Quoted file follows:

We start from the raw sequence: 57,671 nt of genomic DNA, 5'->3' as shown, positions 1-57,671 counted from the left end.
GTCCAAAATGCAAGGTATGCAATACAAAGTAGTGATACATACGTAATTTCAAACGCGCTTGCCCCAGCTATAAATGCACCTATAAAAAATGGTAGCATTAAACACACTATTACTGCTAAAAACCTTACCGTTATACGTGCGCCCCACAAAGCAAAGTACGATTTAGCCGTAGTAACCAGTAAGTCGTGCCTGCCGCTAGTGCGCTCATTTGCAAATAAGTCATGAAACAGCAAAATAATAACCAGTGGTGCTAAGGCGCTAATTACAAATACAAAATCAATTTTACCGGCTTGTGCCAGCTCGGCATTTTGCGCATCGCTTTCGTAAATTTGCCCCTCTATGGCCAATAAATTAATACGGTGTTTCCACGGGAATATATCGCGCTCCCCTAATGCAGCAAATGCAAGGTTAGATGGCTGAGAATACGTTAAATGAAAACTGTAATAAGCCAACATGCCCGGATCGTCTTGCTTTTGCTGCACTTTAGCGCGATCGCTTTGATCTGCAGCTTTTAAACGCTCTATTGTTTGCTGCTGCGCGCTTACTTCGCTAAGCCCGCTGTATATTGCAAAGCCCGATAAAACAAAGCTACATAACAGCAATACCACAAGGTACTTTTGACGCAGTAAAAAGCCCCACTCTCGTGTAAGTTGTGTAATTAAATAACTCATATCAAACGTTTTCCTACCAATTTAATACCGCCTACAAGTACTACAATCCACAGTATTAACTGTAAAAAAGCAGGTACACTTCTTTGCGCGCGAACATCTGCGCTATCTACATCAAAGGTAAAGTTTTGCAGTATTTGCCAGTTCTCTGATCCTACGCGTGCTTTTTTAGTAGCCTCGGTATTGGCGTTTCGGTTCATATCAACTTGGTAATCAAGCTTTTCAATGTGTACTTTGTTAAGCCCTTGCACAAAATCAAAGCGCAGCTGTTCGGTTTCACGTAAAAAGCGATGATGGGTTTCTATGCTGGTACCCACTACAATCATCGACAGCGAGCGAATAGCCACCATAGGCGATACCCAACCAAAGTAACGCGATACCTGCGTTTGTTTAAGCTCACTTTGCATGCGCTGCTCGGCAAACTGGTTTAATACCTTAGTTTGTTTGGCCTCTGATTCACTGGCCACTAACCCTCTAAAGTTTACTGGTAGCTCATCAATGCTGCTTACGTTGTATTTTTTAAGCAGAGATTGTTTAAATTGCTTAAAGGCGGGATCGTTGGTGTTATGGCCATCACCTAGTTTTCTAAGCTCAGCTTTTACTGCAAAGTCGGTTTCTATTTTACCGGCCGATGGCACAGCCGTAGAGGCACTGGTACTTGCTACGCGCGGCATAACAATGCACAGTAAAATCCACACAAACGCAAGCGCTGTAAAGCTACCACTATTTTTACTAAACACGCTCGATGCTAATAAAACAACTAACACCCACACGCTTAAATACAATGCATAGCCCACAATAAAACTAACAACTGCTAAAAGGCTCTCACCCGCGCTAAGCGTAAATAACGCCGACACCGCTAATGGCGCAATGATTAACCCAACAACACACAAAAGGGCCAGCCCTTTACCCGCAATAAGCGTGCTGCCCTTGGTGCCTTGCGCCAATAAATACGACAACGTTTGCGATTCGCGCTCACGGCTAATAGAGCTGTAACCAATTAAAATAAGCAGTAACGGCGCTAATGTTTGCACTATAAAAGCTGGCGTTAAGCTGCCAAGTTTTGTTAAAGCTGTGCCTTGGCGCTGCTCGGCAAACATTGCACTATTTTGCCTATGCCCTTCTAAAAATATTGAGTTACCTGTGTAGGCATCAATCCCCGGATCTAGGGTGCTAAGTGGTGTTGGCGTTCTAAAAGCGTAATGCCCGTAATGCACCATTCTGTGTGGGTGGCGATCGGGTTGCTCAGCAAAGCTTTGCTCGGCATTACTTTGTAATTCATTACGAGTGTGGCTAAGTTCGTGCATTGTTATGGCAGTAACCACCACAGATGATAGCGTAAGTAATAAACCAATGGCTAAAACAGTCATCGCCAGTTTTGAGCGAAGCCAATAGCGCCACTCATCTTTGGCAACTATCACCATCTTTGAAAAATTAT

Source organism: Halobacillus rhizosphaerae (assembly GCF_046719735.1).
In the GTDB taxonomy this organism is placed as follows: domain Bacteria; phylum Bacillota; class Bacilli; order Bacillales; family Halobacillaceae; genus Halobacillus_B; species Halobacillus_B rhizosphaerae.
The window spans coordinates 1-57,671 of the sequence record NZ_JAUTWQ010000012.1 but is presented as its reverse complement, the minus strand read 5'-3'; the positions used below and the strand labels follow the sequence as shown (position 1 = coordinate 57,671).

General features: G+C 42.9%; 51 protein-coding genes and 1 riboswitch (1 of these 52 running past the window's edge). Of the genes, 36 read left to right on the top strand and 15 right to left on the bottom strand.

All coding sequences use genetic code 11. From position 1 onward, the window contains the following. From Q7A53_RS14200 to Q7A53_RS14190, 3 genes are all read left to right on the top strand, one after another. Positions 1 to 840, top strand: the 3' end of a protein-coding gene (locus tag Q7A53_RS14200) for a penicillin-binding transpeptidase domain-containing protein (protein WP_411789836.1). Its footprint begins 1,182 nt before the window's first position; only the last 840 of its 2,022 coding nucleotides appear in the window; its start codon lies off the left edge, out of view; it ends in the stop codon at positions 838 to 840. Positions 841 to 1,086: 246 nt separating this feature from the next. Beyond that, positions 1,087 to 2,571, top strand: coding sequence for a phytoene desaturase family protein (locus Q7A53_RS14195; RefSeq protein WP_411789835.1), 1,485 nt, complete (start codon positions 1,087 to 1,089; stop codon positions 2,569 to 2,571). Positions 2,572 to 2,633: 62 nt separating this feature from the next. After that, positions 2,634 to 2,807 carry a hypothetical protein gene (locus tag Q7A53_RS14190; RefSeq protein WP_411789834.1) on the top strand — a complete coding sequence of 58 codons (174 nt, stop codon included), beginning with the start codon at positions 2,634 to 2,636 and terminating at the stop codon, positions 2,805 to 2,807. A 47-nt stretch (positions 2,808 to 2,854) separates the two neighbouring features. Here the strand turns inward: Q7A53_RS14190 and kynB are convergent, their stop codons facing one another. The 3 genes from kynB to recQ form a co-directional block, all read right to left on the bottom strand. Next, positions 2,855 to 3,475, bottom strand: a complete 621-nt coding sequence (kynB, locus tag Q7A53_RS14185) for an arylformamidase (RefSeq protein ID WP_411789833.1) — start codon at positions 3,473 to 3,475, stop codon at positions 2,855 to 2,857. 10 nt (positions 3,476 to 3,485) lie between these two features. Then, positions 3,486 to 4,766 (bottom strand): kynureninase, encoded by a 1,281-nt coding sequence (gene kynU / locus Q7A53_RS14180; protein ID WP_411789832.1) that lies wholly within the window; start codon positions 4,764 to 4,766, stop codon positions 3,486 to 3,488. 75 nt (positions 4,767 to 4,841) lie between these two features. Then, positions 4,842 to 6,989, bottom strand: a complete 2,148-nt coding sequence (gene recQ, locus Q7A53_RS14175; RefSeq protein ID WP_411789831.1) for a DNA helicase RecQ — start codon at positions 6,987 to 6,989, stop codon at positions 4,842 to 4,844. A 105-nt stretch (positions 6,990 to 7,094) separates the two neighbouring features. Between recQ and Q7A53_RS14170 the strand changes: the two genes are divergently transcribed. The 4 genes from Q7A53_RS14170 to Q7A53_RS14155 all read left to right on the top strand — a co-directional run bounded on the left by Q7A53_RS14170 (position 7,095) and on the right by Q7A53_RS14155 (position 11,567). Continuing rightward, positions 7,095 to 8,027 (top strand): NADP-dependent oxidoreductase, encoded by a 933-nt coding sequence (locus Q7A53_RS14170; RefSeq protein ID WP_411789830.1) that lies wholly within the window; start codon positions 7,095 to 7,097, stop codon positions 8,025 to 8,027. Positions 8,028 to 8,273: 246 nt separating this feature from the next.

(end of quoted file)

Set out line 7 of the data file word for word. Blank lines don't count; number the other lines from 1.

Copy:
All coding sequences use genetic code 11. From position 1 onward, the window contains the following. From Q7A53_RS14200 to Q7A53_RS14190, 3 genes are all read left to right on the top strand, one after another. Positions 1 to 840, top strand: the 3' end of a protein-coding gene (locus tag Q7A53_RS14200) for a penicillin-binding transpeptidase domain-containing protein (protein WP_411789836.1). Its footprint begins 1,182 nt before the window's first position; only the last 840 of its 2,022 coding nucleotides appear in the window; its start codon lies off the left edge, out of view; it ends in the stop codon at positions 838 to 840. Positions 841 to 1,086: 246 nt separating this feature from the next. Beyond that, positions 1,087 to 2,571, top strand: coding sequence for a phytoene desaturase family protein (locus Q7A53_RS14195; RefSeq protein WP_411789835.1), 1,485 nt, complete (start codon positions 1,087 to 1,089; stop codon positions 2,569 to 2,571). Positions 2,572 to 2,633: 62 nt separating this feature from the next. After that, positions 2,634 to 2,807 carry a hypothetical protein gene (locus tag Q7A53_RS14190; RefSeq protein WP_411789834.1) on the top strand — a complete coding sequence of 58 codons (174 nt, stop codon included), beginning with the start codon at positions 2,634 to 2,636 and terminating at the stop codon, positions 2,805 to 2,807. A 47-nt stretch (positions 2,808 to 2,854) separates the two neighbouring features. Here the strand turns inward: Q7A53_RS14190 and kynB are convergent, their stop codons facing one another. The 3 genes from kynB to recQ form a co-directional block, all read right to left on the bottom strand. Next, positions 2,855 to 3,475, bottom strand: a complete 621-nt coding sequence (kynB, locus tag Q7A53_RS14185) for an arylformamidase (RefSeq protein ID WP_411789833.1) — start codon at positions 3,473 to 3,475, stop codon at positions 2,855 to 2,857. 10 nt (positions 3,476 to 3,485) lie between these two features. Then, positions 3,486 to 4,766 (bottom strand): kynureninase, encoded by a 1,281-nt coding sequence (gene kynU / locus Q7A53_RS14180; protein ID WP_411789832.1) that lies wholly within the window; start codon positions 4,764 to 4,766, stop codon positions 3,486 to 3,488. 75 nt (positions 4,767 to 4,841) lie between these two features. Then, positions 4,842 to 6,989, bottom strand: a complete 2,148-nt coding sequence (gene recQ, locus Q7A53_RS14175; RefSeq protein ID WP_411789831.1) for a DNA helicase RecQ — start codon at positions 6,987 to 6,989, stop codon at positions 4,842 to 4,844. A 105-nt stretch (positions 6,990 to 7,094) separates the two neighbouring features. Between recQ and Q7A53_RS14170 the strand changes: the two genes are divergently transcribed. The 4 genes from Q7A53_RS14170 to Q7A53_RS14155 all read left to right on the top strand — a co-directional run bounded on the left by Q7A53_RS14170 (position 7,095) and on the right by Q7A53_RS14155 (position 11,567). Continuing rightward, positions 7,095 to 8,027 (top strand): NADP-dependent oxidoreductase, encoded by a 933-nt coding sequence (locus Q7A53_RS14170; RefSeq protein ID WP_411789830.1) that lies wholly within the window; start codon positions 7,095 to 7,097, stop codon positions 8,025 to 8,027. Positions 8,028 to 8,273: 246 nt separating this feature from the next.